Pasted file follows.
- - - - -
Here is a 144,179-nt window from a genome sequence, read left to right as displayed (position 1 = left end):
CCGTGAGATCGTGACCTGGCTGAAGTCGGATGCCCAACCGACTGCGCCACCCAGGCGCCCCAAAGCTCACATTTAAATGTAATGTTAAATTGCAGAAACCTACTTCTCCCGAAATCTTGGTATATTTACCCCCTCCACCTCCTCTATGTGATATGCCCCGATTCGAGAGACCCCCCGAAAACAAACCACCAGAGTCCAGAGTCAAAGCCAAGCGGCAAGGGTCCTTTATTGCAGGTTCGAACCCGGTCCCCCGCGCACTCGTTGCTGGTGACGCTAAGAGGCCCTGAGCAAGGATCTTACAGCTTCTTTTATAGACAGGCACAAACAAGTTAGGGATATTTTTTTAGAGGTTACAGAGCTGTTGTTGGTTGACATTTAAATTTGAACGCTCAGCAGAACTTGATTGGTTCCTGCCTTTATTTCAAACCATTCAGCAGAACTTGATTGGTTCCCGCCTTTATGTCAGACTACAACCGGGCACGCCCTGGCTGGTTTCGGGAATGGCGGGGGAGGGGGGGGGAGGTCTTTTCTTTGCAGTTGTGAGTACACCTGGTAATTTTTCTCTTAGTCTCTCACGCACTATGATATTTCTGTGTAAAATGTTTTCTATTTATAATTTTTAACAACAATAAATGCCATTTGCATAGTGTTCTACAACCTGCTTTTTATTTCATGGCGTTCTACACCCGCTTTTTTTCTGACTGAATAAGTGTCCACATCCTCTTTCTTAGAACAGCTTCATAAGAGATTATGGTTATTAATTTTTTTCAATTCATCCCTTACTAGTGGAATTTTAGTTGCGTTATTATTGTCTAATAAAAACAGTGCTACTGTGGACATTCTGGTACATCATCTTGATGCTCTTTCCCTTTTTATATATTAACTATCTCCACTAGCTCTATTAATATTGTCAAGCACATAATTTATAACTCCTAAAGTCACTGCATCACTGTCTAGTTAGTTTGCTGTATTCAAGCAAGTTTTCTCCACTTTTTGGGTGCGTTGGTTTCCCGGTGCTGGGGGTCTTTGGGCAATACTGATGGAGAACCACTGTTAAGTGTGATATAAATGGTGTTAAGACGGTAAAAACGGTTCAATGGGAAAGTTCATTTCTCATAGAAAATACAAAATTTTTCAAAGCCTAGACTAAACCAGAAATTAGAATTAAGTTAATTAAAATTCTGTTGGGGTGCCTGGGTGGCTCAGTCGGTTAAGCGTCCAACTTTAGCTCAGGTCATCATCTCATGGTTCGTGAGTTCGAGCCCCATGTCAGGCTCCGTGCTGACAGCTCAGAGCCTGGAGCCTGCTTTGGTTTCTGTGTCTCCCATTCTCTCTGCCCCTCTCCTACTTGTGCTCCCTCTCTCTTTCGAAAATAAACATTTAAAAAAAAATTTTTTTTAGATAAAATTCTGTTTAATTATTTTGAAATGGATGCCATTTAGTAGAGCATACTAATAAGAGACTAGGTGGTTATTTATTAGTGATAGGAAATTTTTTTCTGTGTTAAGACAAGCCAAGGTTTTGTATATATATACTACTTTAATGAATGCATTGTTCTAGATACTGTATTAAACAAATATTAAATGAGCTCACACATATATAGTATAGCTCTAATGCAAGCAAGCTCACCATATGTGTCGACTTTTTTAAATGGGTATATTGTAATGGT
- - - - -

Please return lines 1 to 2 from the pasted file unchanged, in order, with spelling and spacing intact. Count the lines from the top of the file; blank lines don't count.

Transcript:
Here is a 144,179-nt window from a genome sequence, read left to right as displayed (position 1 = left end):
CCGTGAGATCGTGACCTGGCTGAAGTCGGATGCCCAACCGACTGCGCCACCCAGGCGCCCCAAAGCTCACATTTAAATGTAATGTTAAATTGCAGAAACCTACTTCTCCCGAAATCTTGGTATATTTACCCCCTCCACCTCCTCTATGTGATATGCCCCGATTCGAGAGACCCCCCGAAAACAAACCACCAGAGTCCAGAGTCAAAGCCAAGCGGCAAGGGTCCTTTATTGCAGGTTCGAACCCGGTCCCCCGCGCACTCGTTGCTGGTGACGCTAAGAGGCCCTGAGCAAGGATCTTACAGCTTCTTTTATAGACAGGCACAAACAAGTTAGGGATATTTTTTTAGAGGTTACAGAGCTGTTGTTGGTTGACATTTAAATTTGAACGCTCAGCAGAACTTGATTGGTTCCTGCCTTTATTTCAAACCATTCAGCAGAACTTGATTGGTTCCCGCCTTTATGTCAGACTACAACCGGGCACGCCCTGGCTGGTTTCGGGAATGGCGGGGGAGGGGGGGGGAGGTCTTTTCTTTGCAGTTGTGAGTACACCTGGTAATTTTTCTCTTAGTCTCTCACGCACTATGATATTTCTGTGTAAAATGTTTTCTATTTATAATTTTTAACAACAATAAATGCCATTTGCATAGTGTTCTACAACCTGCTTTTTATTTCATGGCGTTCTACACCCGCTTTTTTTCTGACTGAATAAGTGTCCACATCCTCTTTCTTAGAACAGCTTCATAAGAGATTATGGTTATTAATTTTTTTCAATTCATCCCTTACTAGTGGAATTTTAGTTGCGTTATTATTGTCTAATAAAAACAGTGCTACTGTGGACATTCTGGTACATCATCTTGATGCTCTTTCCCTTTTTATATATTAACTATCTCCACTAGCTCTATTAATATTGTCAAGCACATAATTTATAACTCCTAAAGTCACTGCATCACTGTCTAGTTAGTTTGCTGTATTCAAGCAAGTTTTCTCCACTTTTTGGGTGCGTTGGTTTCCCGGTGCTGGGGGTCTTTGGGCAATACTGATGGAGAACCACTGTTAAGTGTGATATAAATGGTGTTAAGACGGTAAAAACGGTTCAATGGGAAAGTTCATTTCTCATAGAAAATACAAAATTTTTCAAAGCCTAGACTAAACCAGAAATTAGAATTAAGTTAATTAAAATTCTGTTGGGGTGCCTGGGTGGCTCAGTCGGTTAAGCGTCCAACTTTAGCTCAGGTCATCATCTCATGGTTCGTGAGTTCGAGCCCCATGTCAGGCTCCGTGCTGACAGCTCAGAGCCTGGAGCCTGCTTTGGTTTCTGTGTCTCCCATTCTCTCTGCCCCTCTCCTACTTGTGCTCCCTCTCTCTTTCGAAAATAAACATTTAAAAAAAAATTTTTTTTAGATAAAATTCTGTTTAATTATTTTGAAATGGATGCCATTTAGTAGAGCATACTAATAAGAGACTAGGTGGTTATTTATTAGTGATAGGAAATTTTTTTCTGTGTTAAGACAAGCCAAGGTTTTGTATATATATACTACTTTAATGAATGCATTGTTCTAGATACTGTATTAAACAAATATTAAATGAGCTCACACATATATAGTATAGCTCTAATGCAAGCAAGCTCACCATATGTGTCGACTTTTTTAAATGGGTATATTGTAATGGT